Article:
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Memory Triggers

It’s interesting how something small and seemingly insignificant to others can trigger in one a vivid memory. This phenomenon can be, for a writer, a valuable catalyst for writing ideas and descriptive phrases. A simple sound or smell, unnoticed by others, can open the floodgates of creativity for an observant writer. It can elicit nostalgic feelings in nonwriters.

Take smells, for instance.

The other day, I caught the faint, fleeting, but unmistakable smell of a ripe peach, and that distinctive aroma transported me immediately to a place in my childhood memories that I had not recalled for many years. Though in body I was in South Carolina, in memory I was suddenly in an old tobacco warehouse in Knoxville, Tennessee.

Frequently, late on a summer Saturday afternoon, as the sun began to trek toward the horizon, my parents would load us kids into Daddy’s coral-and-white 1957 Chevy and go into town in search of fresh peaches. As soon as we drove through the large door of the tobacco warehouse of the Western Avenue Market, my body was assaulted with a host of sensory stimulants.

There was a cacophony of sounds. Truck engines, honking horns, shouts from the vendors as they sought to attract customers to their wares.

There was also a potpourri of smells. Automotive fumes; tobacco smoke; sweaty bodies; fresh, overripe, and rotten produce. But it is the smell of the peaches that I remember most vividly.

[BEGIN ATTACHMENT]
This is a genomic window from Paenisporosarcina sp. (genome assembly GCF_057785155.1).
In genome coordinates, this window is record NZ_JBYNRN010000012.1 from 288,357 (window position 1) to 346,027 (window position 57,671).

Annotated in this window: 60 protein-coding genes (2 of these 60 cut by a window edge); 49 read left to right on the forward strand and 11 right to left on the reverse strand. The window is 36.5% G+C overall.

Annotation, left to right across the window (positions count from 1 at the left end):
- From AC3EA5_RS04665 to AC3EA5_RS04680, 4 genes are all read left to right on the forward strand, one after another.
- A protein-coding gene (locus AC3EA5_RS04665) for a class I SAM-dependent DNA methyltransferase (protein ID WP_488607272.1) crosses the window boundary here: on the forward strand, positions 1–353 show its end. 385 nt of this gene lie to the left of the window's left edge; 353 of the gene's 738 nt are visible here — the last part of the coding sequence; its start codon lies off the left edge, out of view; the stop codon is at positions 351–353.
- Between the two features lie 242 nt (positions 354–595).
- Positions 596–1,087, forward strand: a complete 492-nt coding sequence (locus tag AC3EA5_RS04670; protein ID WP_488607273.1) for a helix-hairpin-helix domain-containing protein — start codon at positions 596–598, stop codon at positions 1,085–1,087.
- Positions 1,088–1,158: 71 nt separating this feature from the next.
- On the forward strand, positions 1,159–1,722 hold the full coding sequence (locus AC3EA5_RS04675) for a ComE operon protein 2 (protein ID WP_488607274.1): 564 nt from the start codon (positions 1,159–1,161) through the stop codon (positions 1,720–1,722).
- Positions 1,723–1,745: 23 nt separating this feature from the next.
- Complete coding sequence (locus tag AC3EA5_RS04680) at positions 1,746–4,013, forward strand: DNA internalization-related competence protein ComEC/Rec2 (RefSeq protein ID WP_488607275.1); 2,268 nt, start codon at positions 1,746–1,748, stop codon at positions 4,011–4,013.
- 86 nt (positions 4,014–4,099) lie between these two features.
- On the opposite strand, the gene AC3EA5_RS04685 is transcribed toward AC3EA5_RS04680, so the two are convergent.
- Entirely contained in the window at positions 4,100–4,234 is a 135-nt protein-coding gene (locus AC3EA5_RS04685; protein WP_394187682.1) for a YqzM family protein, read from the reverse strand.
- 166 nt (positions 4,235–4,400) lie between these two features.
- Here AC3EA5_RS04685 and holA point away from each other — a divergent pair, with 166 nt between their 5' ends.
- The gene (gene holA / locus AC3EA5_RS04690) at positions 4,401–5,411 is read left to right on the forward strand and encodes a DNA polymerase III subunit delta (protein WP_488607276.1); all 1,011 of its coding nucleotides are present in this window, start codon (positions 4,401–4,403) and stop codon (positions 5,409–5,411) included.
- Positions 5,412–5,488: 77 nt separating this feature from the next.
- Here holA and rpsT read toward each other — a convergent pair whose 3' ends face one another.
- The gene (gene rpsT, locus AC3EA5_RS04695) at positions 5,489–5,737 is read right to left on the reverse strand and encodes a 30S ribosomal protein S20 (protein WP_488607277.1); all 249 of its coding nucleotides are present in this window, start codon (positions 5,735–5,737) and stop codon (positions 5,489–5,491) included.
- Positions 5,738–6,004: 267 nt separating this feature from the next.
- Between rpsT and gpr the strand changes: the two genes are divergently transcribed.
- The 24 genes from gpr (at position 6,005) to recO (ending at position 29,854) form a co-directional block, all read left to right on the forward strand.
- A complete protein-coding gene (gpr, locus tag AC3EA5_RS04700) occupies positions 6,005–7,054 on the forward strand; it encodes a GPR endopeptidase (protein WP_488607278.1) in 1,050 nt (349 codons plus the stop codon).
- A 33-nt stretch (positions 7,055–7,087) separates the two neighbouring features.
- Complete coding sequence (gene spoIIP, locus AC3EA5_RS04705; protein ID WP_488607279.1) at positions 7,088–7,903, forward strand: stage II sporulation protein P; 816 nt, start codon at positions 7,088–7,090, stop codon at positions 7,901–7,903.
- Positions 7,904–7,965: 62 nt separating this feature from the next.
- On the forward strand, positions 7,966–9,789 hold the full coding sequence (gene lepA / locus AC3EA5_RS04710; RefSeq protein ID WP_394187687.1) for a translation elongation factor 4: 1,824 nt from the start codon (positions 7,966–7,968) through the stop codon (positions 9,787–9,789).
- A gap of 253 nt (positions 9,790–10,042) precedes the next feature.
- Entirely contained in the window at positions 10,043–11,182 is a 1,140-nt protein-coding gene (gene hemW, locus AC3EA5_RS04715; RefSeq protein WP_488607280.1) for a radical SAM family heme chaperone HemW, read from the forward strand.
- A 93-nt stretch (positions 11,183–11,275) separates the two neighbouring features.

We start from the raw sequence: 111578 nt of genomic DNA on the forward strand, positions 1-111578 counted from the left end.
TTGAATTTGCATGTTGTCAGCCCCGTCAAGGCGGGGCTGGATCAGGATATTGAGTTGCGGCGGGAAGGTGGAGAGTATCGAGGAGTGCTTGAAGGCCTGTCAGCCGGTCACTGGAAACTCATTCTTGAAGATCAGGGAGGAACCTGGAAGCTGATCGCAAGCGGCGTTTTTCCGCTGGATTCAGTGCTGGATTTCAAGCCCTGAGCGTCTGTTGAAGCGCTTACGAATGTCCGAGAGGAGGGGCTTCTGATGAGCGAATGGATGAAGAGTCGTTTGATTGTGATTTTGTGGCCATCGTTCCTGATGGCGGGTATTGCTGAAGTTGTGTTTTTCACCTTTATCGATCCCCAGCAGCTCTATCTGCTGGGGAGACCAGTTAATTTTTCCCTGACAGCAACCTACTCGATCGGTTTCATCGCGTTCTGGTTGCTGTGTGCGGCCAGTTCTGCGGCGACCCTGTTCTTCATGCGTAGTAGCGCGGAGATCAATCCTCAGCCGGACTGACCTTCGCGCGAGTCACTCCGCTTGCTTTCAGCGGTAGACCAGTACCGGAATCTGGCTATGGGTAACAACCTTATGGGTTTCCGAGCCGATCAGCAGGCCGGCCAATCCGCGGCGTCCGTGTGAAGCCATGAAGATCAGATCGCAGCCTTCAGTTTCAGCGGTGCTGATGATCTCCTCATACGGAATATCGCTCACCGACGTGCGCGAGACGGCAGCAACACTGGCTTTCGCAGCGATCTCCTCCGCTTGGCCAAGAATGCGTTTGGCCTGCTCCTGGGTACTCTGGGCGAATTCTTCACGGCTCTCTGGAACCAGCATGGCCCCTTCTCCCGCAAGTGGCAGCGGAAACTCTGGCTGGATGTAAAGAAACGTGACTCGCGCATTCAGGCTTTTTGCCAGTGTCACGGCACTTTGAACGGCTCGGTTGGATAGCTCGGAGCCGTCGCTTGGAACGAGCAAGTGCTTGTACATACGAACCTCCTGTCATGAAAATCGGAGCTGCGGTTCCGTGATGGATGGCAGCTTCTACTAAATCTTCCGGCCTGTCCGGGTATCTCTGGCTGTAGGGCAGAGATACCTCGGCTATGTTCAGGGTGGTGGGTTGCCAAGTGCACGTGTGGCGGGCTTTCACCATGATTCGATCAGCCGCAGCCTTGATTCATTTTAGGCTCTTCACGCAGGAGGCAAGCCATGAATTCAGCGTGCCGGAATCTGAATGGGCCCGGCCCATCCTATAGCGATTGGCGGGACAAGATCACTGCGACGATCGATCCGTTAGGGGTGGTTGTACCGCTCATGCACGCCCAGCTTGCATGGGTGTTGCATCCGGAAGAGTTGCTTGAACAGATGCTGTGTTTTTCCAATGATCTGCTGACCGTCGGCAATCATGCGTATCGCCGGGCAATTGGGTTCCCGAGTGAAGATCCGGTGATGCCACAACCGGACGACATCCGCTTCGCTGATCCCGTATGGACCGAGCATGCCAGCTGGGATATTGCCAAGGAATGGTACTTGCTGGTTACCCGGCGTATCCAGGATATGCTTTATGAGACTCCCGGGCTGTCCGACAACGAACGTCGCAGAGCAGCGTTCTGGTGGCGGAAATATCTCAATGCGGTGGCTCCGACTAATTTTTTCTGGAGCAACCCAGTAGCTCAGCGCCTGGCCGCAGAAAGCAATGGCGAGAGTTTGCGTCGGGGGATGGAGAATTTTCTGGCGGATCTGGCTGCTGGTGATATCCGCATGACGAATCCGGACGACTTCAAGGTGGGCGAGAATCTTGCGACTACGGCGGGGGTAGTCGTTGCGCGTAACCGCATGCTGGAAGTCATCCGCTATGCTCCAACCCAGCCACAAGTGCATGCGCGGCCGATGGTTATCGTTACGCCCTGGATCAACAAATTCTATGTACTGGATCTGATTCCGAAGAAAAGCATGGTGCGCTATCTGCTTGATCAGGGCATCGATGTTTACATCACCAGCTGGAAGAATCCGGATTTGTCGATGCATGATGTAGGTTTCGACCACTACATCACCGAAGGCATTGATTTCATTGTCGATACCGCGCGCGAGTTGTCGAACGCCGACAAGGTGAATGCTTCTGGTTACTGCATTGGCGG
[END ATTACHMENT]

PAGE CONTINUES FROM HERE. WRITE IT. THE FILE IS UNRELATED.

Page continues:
Mother was always on the prowl for the best deal. Her reasoning was that the vendors would sell their near-overripe fruit more cheaply than the near-ripe or fresh; otherwise, it would be a total loss for them. She also calculated that, it being late on Saturday, that the vendors, especially those from South Carolina and Georgia, would be eager to sell out of their produce and make their long journey home for Sunday. As usual, she was right.

Invariably, we returned home in the dark, the spacious trunk of the Chevy loaded with several bushel baskets of peaches that demanded our immediate attention. Mother then set about separating her treasures into two groups: peaches that could wait until Monday morning and those that we would have to do right then and there, lest they rot before Monday. (A strict sabbatarian, she refused to do any such work on Sundays.)

Into the wee hours of the night, often past midnight, we all peeled and sliced the sweet, juicy, odoriferous near-overripe peaches and put them into freezer boxes and carried

them out to the utility room, where we stashed them in the big chest-type Kelvinator freezer.

Early on Monday morning, we were up and attacking the rest of the mother lode. Mother blanched them in a large, deep pot on the stove to remove the peels. Then we sliced them in half and stuffed them into large quart Kerr or Mason jars, which Mother then put into a pressure cooker. (I can to this day in my mind’s memory bank hear the rattle and hiss of that pressure regulator!)

Mother also made from those peaches myriad pint jars of jelly, mam, and butter.

All of these products, whether frozen or canned or jellied, provided numerous delicious repasts throughout the coming year. There was no better-tasting treat than those peaches (in whatever form of preservation) on a cold winter morning or night!

I’m sure that you, even if you aren’t a writer, have your own memory triggers. What are they? Consider sharing a few with our readers in the comments form below.

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